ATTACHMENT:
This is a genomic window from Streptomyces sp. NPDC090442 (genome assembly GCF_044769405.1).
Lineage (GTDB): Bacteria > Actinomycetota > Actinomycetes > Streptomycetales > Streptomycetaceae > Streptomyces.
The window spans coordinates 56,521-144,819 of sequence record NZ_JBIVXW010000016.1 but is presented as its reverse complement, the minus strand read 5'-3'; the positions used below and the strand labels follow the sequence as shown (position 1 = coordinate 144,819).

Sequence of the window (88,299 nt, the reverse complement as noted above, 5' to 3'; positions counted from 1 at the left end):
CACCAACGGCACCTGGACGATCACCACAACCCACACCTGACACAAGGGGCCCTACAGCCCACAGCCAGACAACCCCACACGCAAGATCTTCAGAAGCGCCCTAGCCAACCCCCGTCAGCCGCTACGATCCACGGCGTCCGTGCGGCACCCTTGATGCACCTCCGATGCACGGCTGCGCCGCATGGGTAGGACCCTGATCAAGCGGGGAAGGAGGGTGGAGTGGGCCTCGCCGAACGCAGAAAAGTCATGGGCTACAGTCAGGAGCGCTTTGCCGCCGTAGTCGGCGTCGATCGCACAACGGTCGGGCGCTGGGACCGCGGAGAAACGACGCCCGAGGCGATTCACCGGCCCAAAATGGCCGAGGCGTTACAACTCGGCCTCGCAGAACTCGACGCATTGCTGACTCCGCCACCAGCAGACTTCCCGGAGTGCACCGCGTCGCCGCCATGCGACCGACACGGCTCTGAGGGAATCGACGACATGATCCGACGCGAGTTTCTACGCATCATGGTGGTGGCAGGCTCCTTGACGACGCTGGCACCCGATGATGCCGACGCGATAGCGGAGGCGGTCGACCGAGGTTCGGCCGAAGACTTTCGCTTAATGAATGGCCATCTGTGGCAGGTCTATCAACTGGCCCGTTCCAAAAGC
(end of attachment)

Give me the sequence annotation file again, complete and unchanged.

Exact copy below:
This is a genomic window from Streptomyces sp. NPDC090442 (genome assembly GCF_044769405.1).
Lineage (GTDB): Bacteria > Actinomycetota > Actinomycetes > Streptomycetales > Streptomycetaceae > Streptomyces.
The window spans coordinates 56,521-144,819 of sequence record NZ_JBIVXW010000016.1 but is presented as its reverse complement, the minus strand read 5'-3'; the positions used below and the strand labels follow the sequence as shown (position 1 = coordinate 144,819).

Sequence of the window (88,299 nt, the reverse complement as noted above, 5' to 3'; positions counted from 1 at the left end):
CACCAACGGCACCTGGACGATCACCACAACCCACACCTGACACAAGGGGCCCTACAGCCCACAGCCAGACAACCCCACACGCAAGATCTTCAGAAGCGCCCTAGCCAACCCCCGTCAGCCGCTACGATCCACGGCGTCCGTGCGGCACCCTTGATGCACCTCCGATGCACGGCTGCGCCGCATGGGTAGGACCCTGATCAAGCGGGGAAGGAGGGTGGAGTGGGCCTCGCCGAACGCAGAAAAGTCATGGGCTACAGTCAGGAGCGCTTTGCCGCCGTAGTCGGCGTCGATCGCACAACGGTCGGGCGCTGGGACCGCGGAGAAACGACGCCCGAGGCGATTCACCGGCCCAAAATGGCCGAGGCGTTACAACTCGGCCTCGCAGAACTCGACGCATTGCTGACTCCGCCACCAGCAGACTTCCCGGAGTGCACCGCGTCGCCGCCATGCGACCGACACGGCTCTGAGGGAATCGACGACATGATCCGACGCGAGTTTCTACGCATCATGGTGGTGGCAGGCTCCTTGACGACGCTGGCACCCGATGATGCCGACGCGATAGCGGAGGCGGTCGACCGAGGTTCGGCCGAAGACTTTCGCTTAATGAATGGCCATCTGTGGCAGGTCTATCAACTGGCCCGTTCCAAAAGC